Project: Wireless Charging for Electric Vehicles


Share this:
Share on Twitter Share on Facebook Share on LinkedIn Share by Email


The Federal Ministry for the Environment, Nature Conservation and Nuclear Safety (BMU) has launched a research project on the inductive charging of electric vehicles. As part of the funded project, the partners involved explore the technical feasibility of a comfortable charging system with high efficiency and the potentials of wireless charging for automotive applications.

Electric vehicles, which are now being tested as prototypes or in test fleets, are usually recharged at private or public charging stations. To do so, the driver must connect his vehicle to the power source by cable, remove the cable after charging and then store the cable, e.g., in the trunk of the vehicle.

With contactless inductive charging on the other hand, battery charging is considerably simpler: The charging process starts automatically when the vehicle has been placed on a corresponding charging point equipped for inductive charging. These inductive charging points can be integrated, in completely invisible and vandal-proof manner, in public spaces such as in parking garages and parking areas. Private household application is also possible.

The convenient charging process requires no operation by the driver, apart from initial preset values that among others take into account the desired electricity rates and ranges. Energy transfer occurs inductively via the air gap between the firmly installed ground coil and the coil in the vehicle base, similar to a transformer. The electronics system of the ground coil detects the correct position of the vehicle and automatically exchanges via near-field communication all the necessary information for charging the vehicle. With the appropriate infrastructure, the automatic system used for the wireless charging allows more charging operations at a lower charging power and thus leads to longer battery life.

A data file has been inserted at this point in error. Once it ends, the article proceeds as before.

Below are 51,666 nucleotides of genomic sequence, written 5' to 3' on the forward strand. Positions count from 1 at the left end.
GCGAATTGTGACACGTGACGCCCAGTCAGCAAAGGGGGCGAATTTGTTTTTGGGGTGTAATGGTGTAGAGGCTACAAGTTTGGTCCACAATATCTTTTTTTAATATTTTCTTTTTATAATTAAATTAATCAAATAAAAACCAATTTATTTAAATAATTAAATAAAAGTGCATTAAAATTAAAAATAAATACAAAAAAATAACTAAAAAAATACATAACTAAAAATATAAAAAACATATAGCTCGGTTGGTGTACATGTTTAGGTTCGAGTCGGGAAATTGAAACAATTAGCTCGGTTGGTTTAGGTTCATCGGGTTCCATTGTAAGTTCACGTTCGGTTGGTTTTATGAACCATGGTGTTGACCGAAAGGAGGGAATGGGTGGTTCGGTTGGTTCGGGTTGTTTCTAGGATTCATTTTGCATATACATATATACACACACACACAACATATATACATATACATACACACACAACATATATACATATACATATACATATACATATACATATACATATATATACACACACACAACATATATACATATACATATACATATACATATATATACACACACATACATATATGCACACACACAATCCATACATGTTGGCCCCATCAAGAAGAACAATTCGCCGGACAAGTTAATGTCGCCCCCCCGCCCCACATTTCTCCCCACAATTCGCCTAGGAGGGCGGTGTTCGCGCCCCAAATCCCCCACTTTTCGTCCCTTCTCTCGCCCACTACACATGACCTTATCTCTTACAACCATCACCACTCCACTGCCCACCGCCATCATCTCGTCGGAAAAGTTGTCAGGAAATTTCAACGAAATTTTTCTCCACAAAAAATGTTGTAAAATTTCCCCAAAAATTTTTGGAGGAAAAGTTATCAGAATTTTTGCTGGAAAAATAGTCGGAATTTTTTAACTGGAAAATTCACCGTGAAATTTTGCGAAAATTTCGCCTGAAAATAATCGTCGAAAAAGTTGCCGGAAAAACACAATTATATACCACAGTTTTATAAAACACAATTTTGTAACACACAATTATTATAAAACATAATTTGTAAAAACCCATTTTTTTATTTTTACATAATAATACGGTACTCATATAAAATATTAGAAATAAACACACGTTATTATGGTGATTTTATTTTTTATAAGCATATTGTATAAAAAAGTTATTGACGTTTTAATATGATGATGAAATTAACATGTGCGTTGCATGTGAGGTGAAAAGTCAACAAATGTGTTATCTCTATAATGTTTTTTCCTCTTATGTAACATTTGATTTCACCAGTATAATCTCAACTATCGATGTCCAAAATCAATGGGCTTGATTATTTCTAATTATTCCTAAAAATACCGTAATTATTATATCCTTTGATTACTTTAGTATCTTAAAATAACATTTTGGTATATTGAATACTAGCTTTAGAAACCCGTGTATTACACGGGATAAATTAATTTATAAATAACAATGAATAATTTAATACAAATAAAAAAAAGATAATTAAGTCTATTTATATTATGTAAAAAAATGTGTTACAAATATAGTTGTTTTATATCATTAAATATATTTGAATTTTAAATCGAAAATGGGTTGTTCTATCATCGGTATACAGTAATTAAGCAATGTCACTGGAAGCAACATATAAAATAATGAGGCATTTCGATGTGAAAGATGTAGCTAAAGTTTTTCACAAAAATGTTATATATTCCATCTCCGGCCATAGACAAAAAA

The vehicle manufacturer integrates the vehicle components of the wireless charging system developed by the partners in the vehicle mechanically and electrically and tests the system under realistic operational conditions. The main objective of the project "Wireless Charging" is a charging system compatible with use for vehicles that combines high efficiency and components with minimal weight, space and costs, particularly taking into account all necessary safety requirements.

Project partners:

Conductix-Wampfler AG, Weil am Rhein
Daimler AG, Stuttgart

Short Profile of Conductix-Wampfler

Conductix-Wampfler is the world’s leading supplier of mobile energy supply and data transmission systems. With own companies and several partners, the company of the Delachaux Group is present in nearly all relevant industrialized countries. With about 1000 employees across the globe, the group generated sales of about €163 million in fiscal 2009.